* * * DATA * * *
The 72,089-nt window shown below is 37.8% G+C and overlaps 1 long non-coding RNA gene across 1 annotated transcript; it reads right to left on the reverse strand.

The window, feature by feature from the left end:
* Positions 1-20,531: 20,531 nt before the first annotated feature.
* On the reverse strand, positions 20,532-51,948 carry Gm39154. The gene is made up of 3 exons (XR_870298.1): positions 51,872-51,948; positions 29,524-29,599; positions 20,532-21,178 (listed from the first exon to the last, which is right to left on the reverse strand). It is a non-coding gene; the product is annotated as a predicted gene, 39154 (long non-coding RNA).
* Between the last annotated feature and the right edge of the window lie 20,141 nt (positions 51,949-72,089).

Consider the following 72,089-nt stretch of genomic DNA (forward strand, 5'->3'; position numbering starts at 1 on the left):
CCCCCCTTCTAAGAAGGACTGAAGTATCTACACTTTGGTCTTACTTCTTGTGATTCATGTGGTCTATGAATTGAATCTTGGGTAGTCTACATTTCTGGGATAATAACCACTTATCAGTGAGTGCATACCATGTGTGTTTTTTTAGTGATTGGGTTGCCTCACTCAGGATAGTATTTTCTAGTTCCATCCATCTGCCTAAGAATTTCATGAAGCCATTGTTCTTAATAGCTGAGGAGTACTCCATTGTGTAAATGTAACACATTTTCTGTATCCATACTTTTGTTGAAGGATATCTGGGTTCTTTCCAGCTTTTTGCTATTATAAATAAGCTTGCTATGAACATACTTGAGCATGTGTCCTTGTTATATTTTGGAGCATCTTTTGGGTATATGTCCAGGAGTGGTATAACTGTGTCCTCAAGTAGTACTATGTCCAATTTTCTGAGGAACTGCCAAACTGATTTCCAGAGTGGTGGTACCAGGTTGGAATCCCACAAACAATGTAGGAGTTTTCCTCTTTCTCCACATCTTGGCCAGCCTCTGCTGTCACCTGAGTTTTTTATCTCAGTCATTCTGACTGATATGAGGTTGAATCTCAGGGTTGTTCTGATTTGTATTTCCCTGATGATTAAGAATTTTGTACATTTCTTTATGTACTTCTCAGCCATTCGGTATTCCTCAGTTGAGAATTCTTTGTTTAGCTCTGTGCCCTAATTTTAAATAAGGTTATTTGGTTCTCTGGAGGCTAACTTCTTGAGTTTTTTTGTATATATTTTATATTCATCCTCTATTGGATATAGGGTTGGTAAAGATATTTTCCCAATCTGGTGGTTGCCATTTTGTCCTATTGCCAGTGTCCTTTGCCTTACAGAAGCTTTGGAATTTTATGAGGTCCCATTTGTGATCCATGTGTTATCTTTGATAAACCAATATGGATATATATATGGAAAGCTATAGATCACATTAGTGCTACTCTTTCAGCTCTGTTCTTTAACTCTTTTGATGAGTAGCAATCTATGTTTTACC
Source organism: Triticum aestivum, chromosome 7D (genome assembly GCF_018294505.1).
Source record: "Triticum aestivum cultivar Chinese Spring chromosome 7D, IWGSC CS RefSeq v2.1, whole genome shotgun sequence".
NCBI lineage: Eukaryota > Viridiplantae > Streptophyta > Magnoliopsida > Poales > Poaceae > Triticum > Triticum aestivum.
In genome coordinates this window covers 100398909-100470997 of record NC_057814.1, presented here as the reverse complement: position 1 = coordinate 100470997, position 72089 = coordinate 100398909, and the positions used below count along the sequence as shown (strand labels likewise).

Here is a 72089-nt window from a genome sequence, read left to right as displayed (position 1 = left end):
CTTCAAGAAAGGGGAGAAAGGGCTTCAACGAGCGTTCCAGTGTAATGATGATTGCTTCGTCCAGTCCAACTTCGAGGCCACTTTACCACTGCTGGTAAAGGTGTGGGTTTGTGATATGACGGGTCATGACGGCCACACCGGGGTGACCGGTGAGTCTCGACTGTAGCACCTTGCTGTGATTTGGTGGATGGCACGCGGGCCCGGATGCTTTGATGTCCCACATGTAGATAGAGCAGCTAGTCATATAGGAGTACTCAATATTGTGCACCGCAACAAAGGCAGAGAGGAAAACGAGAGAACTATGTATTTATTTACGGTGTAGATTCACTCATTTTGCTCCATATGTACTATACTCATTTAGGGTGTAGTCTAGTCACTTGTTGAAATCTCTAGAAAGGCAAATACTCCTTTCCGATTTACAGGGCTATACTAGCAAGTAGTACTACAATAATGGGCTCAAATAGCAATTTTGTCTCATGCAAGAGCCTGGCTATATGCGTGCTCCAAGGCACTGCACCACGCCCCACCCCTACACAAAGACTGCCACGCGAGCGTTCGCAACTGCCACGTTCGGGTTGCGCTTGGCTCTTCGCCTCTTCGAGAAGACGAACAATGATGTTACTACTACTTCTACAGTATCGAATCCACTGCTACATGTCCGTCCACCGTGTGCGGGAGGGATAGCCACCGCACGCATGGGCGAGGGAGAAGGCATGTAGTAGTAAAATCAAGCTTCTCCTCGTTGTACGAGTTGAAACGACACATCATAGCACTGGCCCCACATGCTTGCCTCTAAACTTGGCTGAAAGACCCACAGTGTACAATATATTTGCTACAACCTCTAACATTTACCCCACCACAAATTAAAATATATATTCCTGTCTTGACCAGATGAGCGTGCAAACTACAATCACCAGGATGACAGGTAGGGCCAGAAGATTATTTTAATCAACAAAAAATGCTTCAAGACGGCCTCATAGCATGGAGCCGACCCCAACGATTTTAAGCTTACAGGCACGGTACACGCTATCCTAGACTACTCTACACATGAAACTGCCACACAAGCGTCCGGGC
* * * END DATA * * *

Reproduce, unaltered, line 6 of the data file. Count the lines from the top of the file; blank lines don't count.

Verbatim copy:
Consider the following 72,089-nt stretch of genomic DNA (forward strand, 5'->3'; position numbering starts at 1 on the left):